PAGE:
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The reality for realism is one of change.

Throughout the 20th Century it was appreciated, applauded and acclaimed, whilst also being analyzed and argued about as the introduction of new ways served to alter perceptions and views as to what makes «good art.»

There has and will probably always be differing standpoints as to the ideologies of what art should be, but there is a common acknowledgement of the significance and importance of the phenomenon originating in the 17th Century at least; the paintings of Rembrandt. Some speak of even late antiquity in early Egyptian Dynasties.

It is undisputable that during the last century realism has been overthrown from the artistic pedestal by critics who put it there in the first place. For instance, Pablo Picasso’s painting, «The Guernica» — one of his researchers Dunaev wrote it as, «some unusually expressive forms of realism».

Now finding merit in everything different and covering anything worth the slightest attention, the end of the period was marked by a trend contrary to realism, called avant-garde or modernism.

For the Ukraine at this time there was Vasiliy Kandinskiy in Odessa and Kazimir Malevich in Kiev. Differing in outlook, one a traveller looking to broaden horizons and the other a homebody, they both produced acclaimed work. Malevich perhaps the most inspirational, known to return to the Ukraine in times of trouble, this resulted in a catalogue of creative work which has led to several generations of marvelous artists from the Lethe Waters.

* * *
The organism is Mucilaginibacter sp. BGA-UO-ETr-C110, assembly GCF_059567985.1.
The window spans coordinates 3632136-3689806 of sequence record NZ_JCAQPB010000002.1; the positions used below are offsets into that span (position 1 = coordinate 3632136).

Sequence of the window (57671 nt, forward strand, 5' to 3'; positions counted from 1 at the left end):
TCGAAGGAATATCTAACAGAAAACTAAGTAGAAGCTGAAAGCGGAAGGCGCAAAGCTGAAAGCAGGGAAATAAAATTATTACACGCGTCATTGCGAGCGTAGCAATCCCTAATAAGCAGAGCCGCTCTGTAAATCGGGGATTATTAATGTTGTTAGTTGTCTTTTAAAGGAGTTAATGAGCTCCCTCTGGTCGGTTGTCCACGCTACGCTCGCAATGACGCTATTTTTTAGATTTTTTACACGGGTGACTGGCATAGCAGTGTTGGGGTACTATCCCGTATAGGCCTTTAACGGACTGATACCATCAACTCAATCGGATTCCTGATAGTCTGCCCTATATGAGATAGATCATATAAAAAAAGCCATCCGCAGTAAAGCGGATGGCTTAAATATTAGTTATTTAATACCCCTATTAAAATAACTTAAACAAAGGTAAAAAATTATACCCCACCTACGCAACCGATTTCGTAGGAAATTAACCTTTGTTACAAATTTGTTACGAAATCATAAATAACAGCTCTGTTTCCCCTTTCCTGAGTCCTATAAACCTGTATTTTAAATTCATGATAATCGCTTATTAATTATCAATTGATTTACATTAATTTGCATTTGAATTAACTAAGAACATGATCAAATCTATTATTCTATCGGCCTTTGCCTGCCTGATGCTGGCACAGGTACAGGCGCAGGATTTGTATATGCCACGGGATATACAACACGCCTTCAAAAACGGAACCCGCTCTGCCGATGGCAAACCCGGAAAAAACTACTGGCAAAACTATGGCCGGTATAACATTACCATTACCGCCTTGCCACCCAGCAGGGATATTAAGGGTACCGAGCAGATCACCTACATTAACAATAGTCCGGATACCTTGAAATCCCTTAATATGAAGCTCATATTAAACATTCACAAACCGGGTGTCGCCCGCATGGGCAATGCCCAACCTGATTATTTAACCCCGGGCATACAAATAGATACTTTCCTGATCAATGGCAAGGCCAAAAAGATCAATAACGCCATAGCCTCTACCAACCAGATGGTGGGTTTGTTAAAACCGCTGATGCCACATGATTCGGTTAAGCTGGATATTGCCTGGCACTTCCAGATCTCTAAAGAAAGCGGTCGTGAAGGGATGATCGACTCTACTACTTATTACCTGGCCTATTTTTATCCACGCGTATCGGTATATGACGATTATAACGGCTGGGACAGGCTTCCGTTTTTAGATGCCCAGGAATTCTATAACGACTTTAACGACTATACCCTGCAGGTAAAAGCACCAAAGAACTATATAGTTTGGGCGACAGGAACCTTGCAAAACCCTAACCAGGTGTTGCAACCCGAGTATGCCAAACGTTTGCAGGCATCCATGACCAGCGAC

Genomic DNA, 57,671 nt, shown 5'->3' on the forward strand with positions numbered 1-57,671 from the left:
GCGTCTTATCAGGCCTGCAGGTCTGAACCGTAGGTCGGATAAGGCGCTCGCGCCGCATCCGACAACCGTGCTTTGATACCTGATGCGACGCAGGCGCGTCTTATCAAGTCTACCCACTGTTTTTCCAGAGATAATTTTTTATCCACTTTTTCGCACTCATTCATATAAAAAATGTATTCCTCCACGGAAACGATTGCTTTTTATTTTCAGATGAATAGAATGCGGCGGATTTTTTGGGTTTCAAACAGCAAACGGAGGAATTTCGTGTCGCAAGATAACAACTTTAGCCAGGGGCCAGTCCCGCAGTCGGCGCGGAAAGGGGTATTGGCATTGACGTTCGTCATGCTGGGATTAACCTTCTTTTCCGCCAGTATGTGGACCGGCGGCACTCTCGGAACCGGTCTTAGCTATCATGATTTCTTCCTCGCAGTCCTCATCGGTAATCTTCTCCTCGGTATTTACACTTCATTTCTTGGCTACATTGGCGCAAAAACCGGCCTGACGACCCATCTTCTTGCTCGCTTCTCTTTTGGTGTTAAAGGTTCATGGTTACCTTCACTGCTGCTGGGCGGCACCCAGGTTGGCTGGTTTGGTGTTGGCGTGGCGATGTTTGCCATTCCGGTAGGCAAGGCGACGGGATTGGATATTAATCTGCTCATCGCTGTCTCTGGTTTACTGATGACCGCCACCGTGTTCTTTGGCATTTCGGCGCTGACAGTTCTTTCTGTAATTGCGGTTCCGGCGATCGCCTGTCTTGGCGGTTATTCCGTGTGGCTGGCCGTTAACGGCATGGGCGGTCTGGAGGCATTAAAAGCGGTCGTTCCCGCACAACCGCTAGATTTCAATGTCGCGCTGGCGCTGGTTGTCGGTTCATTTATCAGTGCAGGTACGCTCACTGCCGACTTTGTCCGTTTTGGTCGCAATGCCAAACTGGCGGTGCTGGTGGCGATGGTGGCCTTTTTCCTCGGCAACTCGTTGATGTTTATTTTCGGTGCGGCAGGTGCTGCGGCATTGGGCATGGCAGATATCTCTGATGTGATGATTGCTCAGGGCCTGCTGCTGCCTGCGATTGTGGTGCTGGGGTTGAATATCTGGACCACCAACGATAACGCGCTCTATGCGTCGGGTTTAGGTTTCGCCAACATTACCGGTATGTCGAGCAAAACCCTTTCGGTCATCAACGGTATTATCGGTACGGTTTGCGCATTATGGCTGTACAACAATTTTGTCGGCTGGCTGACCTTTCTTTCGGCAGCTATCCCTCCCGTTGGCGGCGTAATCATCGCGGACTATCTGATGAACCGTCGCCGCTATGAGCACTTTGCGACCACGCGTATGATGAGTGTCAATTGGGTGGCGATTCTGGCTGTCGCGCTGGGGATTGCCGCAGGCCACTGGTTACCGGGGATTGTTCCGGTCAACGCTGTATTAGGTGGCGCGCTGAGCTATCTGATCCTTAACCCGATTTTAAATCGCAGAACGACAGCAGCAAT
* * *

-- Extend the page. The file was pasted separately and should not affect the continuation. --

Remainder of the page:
For more than half a century realistic style dominated, having taken over as all powerful and now equipped with the political label — socialist, it appealed to the masses. However, such an official advantage only disserved the arts as they continued to develop in their own creative way — a way of unplanned freedom, it was truly destined.

With realism deprived of this state support it proved an unexpected gain to style. Having lost in terms of external expansion, it won in the perspective of the deeper, inner search and having shaken a bid to discredit, it progressed to the experimental, seemingly unnatural to the style.

From the other side, having found itself at a dead end during the late 70’s, modernism also had recourse in a «post» mode. In reality this opened the door for the re-entry of realism, but this was not fully acknowledged at the time and as such proved inconsequential.

Maximilian Voloshyn, a descendant of Zaporozhye Cossacks was right in mentioning by example Vasiliy Surikov, the classic Itinerant: «Sometimes a realist painter started his stories in a manner one could think a visionary was talking.» Extremes do not simply meet each other, they are attracted to one another and so «magic realism» or «boundless realism» are spoken of.

Kazimir Malevich, an abstract artist, gratefully recalled lessons by Mykola Pymonenko, as the contemporary, one of The Pictorial Reserve leaders, Anatoliy Kryvolap. He often referred to and recalled the strong professional school of Victor Puzyrkov.

Curiously enough the Western World did not fully recognize the achievements of Ukrainian artistic genius in the realistic form at first. Beginning in 1956, Tetyana Yablonska exhibited at the Venice Biennale at least three times, including twice his picture «Khlib» («Grain») without much fuss. In contrast, Architectonics by Malevich was bought by organizers of the Soviet official exposition in 1924. His pictures later emerged in this context in late 70’s and now beyond intentions of the authorities.